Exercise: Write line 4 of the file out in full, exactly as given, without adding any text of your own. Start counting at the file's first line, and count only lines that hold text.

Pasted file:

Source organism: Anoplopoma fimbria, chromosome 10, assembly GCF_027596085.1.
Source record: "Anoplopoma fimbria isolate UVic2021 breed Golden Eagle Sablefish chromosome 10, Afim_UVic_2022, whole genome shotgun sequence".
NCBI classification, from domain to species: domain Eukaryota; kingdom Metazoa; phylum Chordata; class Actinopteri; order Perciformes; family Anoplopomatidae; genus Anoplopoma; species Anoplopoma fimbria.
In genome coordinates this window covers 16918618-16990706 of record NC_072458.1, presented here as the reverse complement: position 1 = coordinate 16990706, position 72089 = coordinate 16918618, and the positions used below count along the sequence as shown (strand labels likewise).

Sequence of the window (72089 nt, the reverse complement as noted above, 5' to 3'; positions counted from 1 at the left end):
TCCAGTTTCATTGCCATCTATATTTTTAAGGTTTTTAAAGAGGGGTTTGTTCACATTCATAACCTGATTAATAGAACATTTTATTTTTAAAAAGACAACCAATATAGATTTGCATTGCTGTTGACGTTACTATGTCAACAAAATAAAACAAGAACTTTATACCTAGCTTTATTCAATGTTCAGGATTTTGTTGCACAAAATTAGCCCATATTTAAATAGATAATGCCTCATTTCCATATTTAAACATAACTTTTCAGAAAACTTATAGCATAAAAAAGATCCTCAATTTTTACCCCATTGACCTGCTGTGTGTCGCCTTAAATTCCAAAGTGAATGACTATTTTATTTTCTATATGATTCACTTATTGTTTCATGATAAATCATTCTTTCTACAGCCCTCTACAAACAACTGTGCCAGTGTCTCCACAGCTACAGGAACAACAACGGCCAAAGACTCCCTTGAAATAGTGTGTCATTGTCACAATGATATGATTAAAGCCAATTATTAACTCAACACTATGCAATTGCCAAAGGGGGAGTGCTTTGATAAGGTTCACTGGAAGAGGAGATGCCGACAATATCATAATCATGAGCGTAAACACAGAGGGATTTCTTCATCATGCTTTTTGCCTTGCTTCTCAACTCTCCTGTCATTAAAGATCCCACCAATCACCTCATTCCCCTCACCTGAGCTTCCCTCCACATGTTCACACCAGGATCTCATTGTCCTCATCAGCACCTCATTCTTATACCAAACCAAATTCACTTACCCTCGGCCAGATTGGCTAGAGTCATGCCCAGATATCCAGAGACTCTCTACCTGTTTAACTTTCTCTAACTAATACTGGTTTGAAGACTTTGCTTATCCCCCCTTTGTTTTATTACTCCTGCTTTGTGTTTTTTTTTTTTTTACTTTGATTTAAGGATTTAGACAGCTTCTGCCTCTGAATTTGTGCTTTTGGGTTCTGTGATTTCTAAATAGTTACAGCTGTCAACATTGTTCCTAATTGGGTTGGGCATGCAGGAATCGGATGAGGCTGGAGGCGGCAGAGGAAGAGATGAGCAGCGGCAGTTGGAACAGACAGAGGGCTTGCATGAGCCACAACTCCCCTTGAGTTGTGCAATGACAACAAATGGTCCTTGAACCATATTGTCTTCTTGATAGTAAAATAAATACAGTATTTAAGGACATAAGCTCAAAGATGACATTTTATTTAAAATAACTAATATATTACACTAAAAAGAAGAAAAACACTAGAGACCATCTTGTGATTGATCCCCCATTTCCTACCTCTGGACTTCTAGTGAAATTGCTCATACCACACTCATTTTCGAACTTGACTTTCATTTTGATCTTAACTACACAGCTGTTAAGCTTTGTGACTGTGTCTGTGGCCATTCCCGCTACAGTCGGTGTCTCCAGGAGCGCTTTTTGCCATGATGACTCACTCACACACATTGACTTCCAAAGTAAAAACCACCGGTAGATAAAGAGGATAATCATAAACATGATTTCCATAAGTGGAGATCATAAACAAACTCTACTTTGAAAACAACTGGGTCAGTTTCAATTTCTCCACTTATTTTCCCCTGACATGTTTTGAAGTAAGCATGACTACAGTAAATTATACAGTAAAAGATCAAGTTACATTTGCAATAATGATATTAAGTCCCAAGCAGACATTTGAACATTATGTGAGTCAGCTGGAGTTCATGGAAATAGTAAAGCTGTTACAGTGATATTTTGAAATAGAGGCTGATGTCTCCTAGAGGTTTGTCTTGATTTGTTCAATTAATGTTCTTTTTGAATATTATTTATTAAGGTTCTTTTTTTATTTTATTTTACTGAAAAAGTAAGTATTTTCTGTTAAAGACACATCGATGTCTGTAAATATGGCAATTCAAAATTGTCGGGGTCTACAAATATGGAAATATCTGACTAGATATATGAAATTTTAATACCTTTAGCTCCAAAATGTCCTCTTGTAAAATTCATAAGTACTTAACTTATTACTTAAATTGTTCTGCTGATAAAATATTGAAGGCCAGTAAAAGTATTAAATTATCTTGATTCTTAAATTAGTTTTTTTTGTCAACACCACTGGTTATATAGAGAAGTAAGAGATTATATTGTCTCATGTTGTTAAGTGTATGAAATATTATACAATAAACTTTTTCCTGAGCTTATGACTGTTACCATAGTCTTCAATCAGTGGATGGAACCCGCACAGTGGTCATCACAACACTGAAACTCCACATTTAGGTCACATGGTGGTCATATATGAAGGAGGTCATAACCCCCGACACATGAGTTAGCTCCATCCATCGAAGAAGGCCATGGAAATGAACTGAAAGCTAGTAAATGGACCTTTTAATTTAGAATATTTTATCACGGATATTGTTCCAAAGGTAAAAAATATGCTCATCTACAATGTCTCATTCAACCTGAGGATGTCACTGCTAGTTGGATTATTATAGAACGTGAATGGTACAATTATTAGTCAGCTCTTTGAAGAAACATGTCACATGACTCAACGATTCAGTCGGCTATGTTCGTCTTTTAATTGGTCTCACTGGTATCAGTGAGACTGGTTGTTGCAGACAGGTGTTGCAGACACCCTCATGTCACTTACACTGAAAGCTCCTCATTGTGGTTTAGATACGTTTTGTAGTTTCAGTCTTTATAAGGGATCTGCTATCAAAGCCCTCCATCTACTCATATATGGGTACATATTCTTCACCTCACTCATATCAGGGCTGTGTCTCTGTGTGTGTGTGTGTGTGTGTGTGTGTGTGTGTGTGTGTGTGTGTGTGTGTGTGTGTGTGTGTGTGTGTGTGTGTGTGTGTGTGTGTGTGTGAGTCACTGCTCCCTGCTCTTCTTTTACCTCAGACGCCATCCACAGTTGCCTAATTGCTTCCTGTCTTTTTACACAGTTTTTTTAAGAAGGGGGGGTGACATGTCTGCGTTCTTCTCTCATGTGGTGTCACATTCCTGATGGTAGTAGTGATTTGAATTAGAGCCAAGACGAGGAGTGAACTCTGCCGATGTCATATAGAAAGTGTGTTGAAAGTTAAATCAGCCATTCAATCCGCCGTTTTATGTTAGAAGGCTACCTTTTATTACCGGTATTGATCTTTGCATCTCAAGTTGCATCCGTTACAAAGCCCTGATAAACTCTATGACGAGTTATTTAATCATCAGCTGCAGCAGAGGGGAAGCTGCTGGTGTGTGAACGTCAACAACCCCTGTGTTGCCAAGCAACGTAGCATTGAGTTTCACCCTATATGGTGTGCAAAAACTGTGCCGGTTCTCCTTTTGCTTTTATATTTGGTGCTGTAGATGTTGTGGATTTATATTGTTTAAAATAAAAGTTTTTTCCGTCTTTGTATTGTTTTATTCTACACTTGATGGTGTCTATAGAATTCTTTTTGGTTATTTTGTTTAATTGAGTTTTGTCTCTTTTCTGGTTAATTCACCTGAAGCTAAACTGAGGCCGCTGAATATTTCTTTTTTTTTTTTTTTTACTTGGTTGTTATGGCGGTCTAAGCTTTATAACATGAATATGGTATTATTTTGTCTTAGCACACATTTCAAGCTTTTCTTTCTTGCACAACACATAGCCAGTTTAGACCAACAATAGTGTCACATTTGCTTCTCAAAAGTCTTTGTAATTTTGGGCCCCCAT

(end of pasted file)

In genome coordinates this window covers 16918618-16990706 of record NC_072458.1, presented here as the reverse complement: position 1 = coordinate 16990706, position 72089 = coordinate 16918618, and the positions used below count along the sequence as shown (strand labels likewise).